In true stage musical fashion, multiple singers voice the numerous characters pleading with the scientists to save them from the disease in Patients, Have Patience. The juxtaposition of metal guitars and a string section augmented by a bassoon differentiates the two sides. A bluesy waltz captures the parting of Thomas and Catherine in The Break Up. The expressive sax solo by Hubert Heeringa marvelously captures their anguish. Reekers proves his prog-pop bona fides with more awesome vocal arrangements in Turn To Us, Learn From Us. Instrumentally, it provides space for both keyboards and guitar to shine. Vocalist Mark Lennon (Venice) provides the song with gravity but never weighs the song down. The chorus introduces The Clash of Belief over spare piano. The multiple vocal parts add layer upon layer as the song progresses, increasing both the intensity and the Broadway cred. Two thirds of the way through, the song morphs as martial drums and churchy synths reflect the battle between faith in a higher power and pragmatism. Steve Hackett delivers a moving solo to close out the song and bring it to new heights. A combined synth riff and horn section compete with heavy guitars until vocalist Marcel Jonker steals the spotlight during Money, a cautionary tale about the power of the almighty dollar. Once more, kudos must be given to the choral vocals whose many parts span the stereo spectrum. Even the spoken parts, which I typically find more annoying than not, work in the sense that they make it easy to envision a stage spectacle.

We Live to Die is, for me, the highlight of the album. It is an earworm that, after a slow-burn first couple minutes, pulls out all the stops, including a children’s chorus. Reekers gives a powerful performance in what could have been another outtake from Les Miz, but this time by reining in his vocals and allowing the chorus to bring the dynamism. After that performance, another instrumental is the wise way to go, and so Remember the Fallen, Celebrate Life uses a cello to wring the pathos out of the heartbreaking melody. Onwards and Forwards is another prog-pop diamond which leads into the waltzy lilt of Never Again, which belies the message of determination that mankind will not repeat such an ordeal. As Good As Any Goal is the reunion of Thomas and Catherine, a song full of hope and regret. The duet between Reekers and Oudshoorn is believable, palpable and redemptive. The album ends with …Into the Future (Epilogue), another instrumental where the flute takes the melody before yielding it to a powerfully impassioned guitar, more choral vocals, and finally, an explosion which obliterates everything.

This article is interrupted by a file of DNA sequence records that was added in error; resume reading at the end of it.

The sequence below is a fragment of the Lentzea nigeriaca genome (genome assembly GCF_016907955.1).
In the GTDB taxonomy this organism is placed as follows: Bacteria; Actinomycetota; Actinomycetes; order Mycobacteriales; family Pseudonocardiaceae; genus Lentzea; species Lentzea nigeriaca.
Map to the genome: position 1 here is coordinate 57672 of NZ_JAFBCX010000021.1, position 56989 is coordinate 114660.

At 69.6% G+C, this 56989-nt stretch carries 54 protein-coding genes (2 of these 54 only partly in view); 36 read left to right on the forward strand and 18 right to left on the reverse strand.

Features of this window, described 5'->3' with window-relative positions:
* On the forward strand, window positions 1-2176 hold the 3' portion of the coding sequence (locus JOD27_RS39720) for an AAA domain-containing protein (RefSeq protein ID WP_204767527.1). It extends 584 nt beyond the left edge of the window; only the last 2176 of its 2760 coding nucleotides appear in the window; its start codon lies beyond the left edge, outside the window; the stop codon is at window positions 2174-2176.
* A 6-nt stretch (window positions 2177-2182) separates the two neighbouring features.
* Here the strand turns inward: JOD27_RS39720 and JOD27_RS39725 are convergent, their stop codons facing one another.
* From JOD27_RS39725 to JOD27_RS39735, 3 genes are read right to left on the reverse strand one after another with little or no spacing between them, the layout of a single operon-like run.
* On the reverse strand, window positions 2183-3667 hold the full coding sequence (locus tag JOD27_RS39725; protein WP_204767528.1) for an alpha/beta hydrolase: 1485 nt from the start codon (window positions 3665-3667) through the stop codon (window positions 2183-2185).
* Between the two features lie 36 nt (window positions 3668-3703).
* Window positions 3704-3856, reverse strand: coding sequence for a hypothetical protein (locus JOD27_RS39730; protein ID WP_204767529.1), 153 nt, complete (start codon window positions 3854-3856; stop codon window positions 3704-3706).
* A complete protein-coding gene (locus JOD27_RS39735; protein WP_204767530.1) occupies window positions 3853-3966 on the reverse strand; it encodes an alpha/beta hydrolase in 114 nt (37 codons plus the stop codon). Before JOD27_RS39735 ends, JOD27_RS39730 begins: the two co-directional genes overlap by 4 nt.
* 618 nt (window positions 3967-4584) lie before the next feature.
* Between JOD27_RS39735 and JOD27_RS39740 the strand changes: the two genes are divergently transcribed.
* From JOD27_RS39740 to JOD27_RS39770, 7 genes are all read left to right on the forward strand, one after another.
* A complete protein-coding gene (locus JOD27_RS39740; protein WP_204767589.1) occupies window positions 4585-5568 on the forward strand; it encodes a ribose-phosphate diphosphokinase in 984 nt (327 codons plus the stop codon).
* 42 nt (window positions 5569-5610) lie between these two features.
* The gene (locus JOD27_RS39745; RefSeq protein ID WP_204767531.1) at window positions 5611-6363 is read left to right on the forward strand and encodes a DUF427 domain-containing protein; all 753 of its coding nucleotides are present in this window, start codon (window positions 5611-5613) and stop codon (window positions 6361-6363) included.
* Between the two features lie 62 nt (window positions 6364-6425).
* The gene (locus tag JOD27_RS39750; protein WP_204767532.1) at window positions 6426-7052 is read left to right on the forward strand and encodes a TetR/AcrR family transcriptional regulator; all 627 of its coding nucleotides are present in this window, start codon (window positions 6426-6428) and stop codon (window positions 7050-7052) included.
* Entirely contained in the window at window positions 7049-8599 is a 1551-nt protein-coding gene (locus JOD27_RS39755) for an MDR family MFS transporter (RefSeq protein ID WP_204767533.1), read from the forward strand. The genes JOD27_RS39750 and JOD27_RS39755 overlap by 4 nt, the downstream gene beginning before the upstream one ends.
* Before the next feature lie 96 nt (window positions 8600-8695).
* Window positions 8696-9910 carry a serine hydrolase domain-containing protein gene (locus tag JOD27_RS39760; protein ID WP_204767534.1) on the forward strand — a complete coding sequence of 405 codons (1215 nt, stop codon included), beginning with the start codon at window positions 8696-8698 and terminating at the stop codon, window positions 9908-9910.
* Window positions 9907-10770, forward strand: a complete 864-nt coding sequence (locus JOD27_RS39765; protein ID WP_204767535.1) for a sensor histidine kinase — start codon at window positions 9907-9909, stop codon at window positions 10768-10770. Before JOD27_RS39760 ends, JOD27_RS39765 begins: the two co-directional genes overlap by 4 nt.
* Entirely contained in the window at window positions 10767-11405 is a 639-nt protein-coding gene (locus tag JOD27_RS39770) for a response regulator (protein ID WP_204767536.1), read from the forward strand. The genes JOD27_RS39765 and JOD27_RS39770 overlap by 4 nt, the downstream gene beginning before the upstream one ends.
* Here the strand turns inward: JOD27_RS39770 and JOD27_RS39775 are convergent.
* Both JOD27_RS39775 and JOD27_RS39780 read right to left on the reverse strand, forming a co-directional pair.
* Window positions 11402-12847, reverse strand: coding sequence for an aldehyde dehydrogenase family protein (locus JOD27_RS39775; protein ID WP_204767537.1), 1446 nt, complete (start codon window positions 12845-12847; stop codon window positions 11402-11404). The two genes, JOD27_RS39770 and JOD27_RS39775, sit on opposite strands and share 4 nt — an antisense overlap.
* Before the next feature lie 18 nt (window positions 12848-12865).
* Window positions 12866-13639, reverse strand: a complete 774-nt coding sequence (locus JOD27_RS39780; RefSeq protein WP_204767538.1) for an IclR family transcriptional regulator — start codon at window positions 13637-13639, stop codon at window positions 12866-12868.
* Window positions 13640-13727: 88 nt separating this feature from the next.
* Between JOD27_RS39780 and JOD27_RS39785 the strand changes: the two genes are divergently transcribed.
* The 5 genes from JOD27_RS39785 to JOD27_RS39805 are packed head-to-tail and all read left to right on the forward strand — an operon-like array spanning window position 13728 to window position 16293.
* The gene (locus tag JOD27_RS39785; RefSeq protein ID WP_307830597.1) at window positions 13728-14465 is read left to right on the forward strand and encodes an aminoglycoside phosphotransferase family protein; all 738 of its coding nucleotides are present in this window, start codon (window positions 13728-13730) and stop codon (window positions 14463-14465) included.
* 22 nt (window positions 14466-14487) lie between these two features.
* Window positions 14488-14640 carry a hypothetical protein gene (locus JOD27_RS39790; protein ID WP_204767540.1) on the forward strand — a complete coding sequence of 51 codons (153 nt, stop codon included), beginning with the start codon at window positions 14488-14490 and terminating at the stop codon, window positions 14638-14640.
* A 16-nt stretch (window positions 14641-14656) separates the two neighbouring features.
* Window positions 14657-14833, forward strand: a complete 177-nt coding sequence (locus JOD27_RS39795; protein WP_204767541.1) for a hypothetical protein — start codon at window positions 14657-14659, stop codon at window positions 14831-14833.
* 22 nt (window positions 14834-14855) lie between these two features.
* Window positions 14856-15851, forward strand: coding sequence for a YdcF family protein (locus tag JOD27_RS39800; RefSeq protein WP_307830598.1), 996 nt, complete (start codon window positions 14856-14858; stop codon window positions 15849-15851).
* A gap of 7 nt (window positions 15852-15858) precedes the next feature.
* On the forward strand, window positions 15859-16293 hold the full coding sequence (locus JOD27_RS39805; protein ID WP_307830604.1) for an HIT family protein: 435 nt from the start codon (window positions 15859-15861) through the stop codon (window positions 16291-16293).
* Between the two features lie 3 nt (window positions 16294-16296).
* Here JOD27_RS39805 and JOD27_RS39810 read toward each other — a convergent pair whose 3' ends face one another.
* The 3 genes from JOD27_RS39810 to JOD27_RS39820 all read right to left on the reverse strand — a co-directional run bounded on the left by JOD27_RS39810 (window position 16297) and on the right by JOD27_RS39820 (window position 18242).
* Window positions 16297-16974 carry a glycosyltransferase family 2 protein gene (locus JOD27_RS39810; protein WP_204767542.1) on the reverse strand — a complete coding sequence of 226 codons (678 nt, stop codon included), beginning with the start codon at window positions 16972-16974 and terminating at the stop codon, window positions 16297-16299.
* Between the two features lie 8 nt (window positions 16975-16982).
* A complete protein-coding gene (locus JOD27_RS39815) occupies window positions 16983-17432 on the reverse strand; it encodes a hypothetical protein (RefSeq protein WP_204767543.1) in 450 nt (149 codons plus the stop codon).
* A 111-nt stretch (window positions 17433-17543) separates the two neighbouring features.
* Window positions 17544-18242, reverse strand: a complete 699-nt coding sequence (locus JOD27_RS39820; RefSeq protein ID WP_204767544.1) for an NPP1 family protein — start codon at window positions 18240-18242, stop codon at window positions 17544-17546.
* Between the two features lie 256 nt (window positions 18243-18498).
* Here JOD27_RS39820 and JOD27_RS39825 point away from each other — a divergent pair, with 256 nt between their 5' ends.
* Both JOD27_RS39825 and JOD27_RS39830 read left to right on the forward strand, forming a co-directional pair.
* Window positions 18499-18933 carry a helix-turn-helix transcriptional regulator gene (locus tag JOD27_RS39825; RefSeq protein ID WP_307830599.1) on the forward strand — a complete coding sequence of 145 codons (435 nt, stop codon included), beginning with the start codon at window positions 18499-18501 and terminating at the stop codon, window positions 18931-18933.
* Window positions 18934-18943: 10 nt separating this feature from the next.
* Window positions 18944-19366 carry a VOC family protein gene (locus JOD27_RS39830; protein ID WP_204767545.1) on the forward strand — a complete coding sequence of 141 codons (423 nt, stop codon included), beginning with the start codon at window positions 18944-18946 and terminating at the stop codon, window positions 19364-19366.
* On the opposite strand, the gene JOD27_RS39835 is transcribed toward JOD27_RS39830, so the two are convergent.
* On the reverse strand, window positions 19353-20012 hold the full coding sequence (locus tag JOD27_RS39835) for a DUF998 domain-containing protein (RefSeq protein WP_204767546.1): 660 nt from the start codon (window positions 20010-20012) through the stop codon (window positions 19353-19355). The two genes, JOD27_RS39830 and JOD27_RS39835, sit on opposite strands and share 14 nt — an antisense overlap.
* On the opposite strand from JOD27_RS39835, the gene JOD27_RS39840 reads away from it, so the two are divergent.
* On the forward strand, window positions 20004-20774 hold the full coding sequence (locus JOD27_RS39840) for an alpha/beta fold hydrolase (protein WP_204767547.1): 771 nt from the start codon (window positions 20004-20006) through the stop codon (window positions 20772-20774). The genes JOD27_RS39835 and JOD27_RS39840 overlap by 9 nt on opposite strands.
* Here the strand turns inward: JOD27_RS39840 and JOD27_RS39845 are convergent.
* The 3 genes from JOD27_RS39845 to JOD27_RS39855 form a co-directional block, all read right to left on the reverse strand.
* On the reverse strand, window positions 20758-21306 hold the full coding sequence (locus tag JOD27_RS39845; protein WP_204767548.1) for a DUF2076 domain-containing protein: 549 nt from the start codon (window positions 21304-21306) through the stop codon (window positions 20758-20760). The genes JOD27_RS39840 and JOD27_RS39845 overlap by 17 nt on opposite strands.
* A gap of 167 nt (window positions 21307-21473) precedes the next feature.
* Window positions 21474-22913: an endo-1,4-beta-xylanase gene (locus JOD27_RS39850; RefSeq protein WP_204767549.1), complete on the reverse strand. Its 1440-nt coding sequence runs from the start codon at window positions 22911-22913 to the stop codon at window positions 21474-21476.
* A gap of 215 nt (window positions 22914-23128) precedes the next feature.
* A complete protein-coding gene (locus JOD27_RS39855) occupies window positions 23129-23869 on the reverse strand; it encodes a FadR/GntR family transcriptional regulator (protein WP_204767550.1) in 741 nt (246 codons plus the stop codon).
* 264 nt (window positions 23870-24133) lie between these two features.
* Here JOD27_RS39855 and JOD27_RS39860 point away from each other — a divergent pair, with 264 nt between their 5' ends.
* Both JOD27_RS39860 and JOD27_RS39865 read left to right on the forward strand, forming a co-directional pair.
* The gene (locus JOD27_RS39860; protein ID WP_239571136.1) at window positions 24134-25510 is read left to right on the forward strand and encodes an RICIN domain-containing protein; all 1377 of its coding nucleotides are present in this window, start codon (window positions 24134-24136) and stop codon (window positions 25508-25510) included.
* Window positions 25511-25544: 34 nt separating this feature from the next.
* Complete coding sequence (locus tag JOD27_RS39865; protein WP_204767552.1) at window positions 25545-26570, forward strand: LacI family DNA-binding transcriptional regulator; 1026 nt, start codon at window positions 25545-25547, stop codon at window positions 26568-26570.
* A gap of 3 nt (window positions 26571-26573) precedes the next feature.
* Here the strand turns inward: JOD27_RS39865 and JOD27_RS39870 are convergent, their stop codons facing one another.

The Liberty Project is full of so many evocative melodies and incredible performances, it would be criminal not to see this not just performed live, but staged in a manner which fleshes out the story with visuals. If Broadway sounds like a dirty word to you, I urge you to put aside your doubts and give this album a chance. Each song is its own reward, but the whole is greater than the sum of its parts. Edward Reekers has created a minor masterpiece which deserves to be heard by as wide an audience as possible.

01. Out of the Past… (Prologue) (2:05)
02. The Present Day (4:09)
03. Two Lifetimes (4:21)
04. The Disease (5:08)
05. Good Citizens (4:36)
06. Liberty (5:34)
07. Patients, Have Patience (4:32)
08. The Break Up (5:28)
09. Turn to Us, Learn From Us (5:05)
10. The Clash of Belief (6:34)
11. Money (6:09)
12. We Live to Die (5:58)
13. Remember the Fallen, Celebrate Life (4:56)
14. Onwards and Forwards (5:07)
15. Never Again (2:58)
16. As Good as Any Goal (5:04)
17. …Into the Future (Epilogue) (3:21)

Total Time – 81:15

Edward Reekers – Vocals, Keyboards, Percussion
Koen Herfst – Drums
Johannes Adema – Bass
Mark Bogert – Guitar
Arjen Lucassen – Guitar, Bass (track 4)
Steve Hackett – Guitar (track 10)
Harry Sacksioni – Guitar (track 3)
Piano – Arno Schlijper (tracks 1,16 & 17)
Jeroen Goossens – Flute, Bassoon (track 9)
Bert Muelerdijk – Guitar (track 8)
Hubert Heeringa – Sax (track 8), Brass
Joost van den Broek – Hammond Organ (track 13)
Marije DeJong – Cello (track 13)
Trevor Reekers – Drum Programming (track 3)
Adriaan Breunis, Mark Mulder – Viola
Ben Mathot, Ian De Jong, Loes Dooren, Marieke De Bruijn – Violin
Cindy Oudshoorn – Vocals (tracks 3,7,8 & 16)
Damien Wilson – Vocals (tracks 5 & 14)
John ‘Jaycee’ Cuijpers – Vocals (track 4)
Mark Lennon – Vocals (track 9)
Marcel Jonker – Vocals (track 11)
PA’DAM – Vocals (track 10)
Mark Omvlee – Chorus Vocals (track 7)
Stichting Volgspot – Children’s Choir (track 12)
Cindy Oudshoorn, Edward Reekers, Marcela Bovio, Peter Bauchwitz – Backing Vocals

Record Label: Music Theories Recording
Country of Origin: Netherlands
Date of Release: 4th August 2023

Edward Reekers – Website | Facebook | YouTube Music